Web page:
I love a good epsom salt bath! As a mama of kiddos with Lyme, epsom salt baths with added essential oils have saved the day on many occasions. I love that they not only detox the body, but that the magnesium also provides a nice calming effect. Magnesium can help calm anxiety, anger and sometimes even overstimulation.
When we were in the middle of battling Bartonella (tick bite disease that creates anger and anxiety), we called epsom salts magic crystals, because they were magic. On so many occasions we would put our screaming child into the bath and within 20 minutes, the same child would be singing and playing in the bathtub. Ahhhh. Th power of magnesium. A few drops of a calming essential oil and the effect was that much better!
A year into using the baths, I was finally able to convince my non-bath taking husband to try them for his Lyme symptoms. On bad days, my husband wore a back and knee braces due to joint paint and inflammation. Soaking in an epsom salt bath with Lavender made the anti-inflammatory properties of the bath that much stronger. Now he too can benefit from the power of magic crystals.
My article today is talking about using epsom salt baths for chronic illness, but that absolutely does not have to be the case! Calm the body and calm the mind...maybe throw in a good book while you're at it. I encourage you to try an epsom oily bath today if you haven't already. Epsom salts are easy to find in the pharmacy section of your grocery store or via the Amazon links below.
How to Create a Peaceful Essential Oil & Epsom Salt Bath
Baking Soda (optional: neutralizes chlorine & other chemicals)
Start with the bath water running. Then add the salts, baking soda and essential oils. Stir rapidly until everything feels dissolved and well distributed. As you stir, you will release the aroma of the oils, which means for that brief (delicious) moment you get the aromatic benefits too. Next, insert child or adult, sprinkle in a few toys (or book) and wait for the transformation!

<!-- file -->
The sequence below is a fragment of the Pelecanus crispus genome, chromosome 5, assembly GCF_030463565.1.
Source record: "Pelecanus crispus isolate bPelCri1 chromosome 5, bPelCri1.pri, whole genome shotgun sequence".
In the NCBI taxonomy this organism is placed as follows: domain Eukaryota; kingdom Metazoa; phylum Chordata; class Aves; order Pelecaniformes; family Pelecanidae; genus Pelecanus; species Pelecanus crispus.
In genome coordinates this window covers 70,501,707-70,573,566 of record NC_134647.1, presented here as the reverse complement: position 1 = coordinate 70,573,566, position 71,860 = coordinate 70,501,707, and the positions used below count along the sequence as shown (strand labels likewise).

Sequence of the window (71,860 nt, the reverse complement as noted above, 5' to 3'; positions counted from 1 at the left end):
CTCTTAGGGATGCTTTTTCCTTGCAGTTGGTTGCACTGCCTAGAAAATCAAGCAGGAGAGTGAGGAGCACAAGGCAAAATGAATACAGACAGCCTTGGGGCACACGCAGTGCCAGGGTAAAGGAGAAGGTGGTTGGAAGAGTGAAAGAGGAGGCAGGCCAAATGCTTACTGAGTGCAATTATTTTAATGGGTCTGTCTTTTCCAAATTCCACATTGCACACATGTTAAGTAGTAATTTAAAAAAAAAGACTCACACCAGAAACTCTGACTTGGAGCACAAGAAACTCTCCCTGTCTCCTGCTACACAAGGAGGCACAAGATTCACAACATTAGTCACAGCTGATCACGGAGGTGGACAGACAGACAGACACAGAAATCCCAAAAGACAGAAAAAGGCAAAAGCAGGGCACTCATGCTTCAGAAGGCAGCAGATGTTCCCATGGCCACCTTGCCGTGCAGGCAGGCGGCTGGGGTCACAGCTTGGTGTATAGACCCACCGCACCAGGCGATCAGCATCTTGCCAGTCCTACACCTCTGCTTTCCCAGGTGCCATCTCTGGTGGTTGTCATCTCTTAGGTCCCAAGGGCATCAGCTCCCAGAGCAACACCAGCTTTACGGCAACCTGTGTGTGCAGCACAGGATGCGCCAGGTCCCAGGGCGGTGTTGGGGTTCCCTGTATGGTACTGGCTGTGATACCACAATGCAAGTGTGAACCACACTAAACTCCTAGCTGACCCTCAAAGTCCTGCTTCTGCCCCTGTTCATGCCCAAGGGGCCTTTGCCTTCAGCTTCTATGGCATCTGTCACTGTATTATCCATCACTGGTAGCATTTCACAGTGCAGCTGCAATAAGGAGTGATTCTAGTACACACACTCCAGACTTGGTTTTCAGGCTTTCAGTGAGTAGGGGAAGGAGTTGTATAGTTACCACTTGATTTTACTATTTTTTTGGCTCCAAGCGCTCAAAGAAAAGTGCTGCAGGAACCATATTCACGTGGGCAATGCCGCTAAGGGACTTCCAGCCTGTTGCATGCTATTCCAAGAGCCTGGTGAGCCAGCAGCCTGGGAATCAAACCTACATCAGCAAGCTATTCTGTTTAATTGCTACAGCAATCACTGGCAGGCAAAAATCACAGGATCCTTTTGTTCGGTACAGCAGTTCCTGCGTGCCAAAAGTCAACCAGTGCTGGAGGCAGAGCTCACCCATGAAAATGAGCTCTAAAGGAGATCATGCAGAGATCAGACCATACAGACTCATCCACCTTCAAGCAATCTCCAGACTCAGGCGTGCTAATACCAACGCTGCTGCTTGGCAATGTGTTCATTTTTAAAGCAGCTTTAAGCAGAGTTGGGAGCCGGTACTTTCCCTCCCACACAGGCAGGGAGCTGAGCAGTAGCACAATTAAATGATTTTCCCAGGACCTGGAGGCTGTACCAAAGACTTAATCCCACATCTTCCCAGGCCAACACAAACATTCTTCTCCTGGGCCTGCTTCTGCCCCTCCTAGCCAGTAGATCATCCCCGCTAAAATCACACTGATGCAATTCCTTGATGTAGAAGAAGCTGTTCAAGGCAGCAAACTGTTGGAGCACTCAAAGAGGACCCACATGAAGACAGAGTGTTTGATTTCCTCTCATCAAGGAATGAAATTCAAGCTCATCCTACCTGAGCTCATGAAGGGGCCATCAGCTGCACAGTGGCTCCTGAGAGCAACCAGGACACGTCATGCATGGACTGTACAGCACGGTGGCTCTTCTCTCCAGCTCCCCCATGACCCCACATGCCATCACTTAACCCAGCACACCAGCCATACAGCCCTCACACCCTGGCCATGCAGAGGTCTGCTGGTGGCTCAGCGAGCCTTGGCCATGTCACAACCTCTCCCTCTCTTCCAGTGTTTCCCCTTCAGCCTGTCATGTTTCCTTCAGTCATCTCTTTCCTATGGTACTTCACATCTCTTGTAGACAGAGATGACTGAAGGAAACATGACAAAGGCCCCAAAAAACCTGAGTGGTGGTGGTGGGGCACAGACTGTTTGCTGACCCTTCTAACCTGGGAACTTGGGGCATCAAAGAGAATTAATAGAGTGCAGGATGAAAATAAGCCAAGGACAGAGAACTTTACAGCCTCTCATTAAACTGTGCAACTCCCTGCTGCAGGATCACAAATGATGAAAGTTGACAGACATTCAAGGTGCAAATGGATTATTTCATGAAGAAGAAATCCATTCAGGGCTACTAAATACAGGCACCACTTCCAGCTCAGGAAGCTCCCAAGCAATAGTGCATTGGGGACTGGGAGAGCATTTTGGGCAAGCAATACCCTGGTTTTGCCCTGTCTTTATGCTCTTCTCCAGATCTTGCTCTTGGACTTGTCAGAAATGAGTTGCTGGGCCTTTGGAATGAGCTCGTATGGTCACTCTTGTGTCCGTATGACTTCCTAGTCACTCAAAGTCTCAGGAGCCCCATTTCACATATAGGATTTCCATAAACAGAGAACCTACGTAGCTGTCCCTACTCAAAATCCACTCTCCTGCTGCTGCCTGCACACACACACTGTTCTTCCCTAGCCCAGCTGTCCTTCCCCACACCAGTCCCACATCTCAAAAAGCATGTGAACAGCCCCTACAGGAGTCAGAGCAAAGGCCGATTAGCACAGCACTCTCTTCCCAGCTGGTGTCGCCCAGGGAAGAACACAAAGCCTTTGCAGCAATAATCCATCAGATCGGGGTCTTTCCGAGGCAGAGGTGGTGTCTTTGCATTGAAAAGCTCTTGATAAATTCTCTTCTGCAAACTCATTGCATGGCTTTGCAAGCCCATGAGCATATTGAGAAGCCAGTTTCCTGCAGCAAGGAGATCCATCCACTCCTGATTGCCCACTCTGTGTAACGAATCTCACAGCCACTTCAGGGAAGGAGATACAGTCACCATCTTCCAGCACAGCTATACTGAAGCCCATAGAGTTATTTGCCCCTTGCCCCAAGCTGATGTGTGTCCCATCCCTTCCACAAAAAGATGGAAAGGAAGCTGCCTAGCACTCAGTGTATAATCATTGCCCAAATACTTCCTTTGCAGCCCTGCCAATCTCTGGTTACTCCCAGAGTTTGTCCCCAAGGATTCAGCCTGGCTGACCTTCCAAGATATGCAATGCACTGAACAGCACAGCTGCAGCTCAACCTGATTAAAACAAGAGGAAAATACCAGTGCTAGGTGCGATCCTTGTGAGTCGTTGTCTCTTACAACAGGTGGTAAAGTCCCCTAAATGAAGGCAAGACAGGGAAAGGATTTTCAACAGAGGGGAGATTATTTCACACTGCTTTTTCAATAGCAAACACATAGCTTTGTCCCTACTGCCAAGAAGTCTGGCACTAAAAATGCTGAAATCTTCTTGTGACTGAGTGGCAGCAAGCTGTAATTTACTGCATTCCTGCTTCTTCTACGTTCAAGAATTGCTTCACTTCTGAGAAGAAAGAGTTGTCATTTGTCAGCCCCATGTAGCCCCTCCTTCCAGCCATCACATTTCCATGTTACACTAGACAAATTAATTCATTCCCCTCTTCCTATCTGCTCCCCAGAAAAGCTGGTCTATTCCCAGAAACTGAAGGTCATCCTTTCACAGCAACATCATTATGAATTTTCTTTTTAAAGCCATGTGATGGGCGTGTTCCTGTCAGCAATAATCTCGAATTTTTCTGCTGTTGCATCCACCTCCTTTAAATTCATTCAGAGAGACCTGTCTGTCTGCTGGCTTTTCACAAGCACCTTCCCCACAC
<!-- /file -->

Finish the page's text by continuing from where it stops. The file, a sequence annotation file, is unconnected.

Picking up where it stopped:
The following are guidelines to help you determine what ratio will help best.
Please keep in mind any health concerns that you may have before using Epsom salts.
*1/2 cup Epsom salts and ¼ cup baking soda for children under 6o#,
* 1 cup Epsom salts and ½ cup baking soda for children over 60#
* 2 cups Epsom salts and 1 cup baking soda for 100# and over
**When choosing what essential oils to use in the bath, think about what you are trying to accomplish. Some of you have a small regular sized bathtub and others use a large soaking tub. I find that 4 drops of essential oils in a soaking tub work well for my 8 year old son. Adjust your oil amounts to suit your needs, remembering that less is more.
Make sure to drink liquids during or immediately following the bath and to rinse off the salts before toweling off.
Guest Blogger Katie Chandler, MSW Explores What Happens When Trauma Meets Lyme...
A patient presented with neuropsychiatric Lyme disease. She had been misdiagnosed for over 10 years. Now 27 years old, she was unable to take care of herself and is living with her parents. Some of her symptoms included depression, anxiety, OCD, and insomnia. She was seeing a Lyme specialist and undergoing treatment, but she was not gaining the ground her LLMD expected to see. Lyme co-infections, such as Bartonella, Babesia, and Erlichia, can have psychiatric manifestations. These manifestations include self harming, suicidal tendencies, and Lyme psychosis, which this patient presented with as well.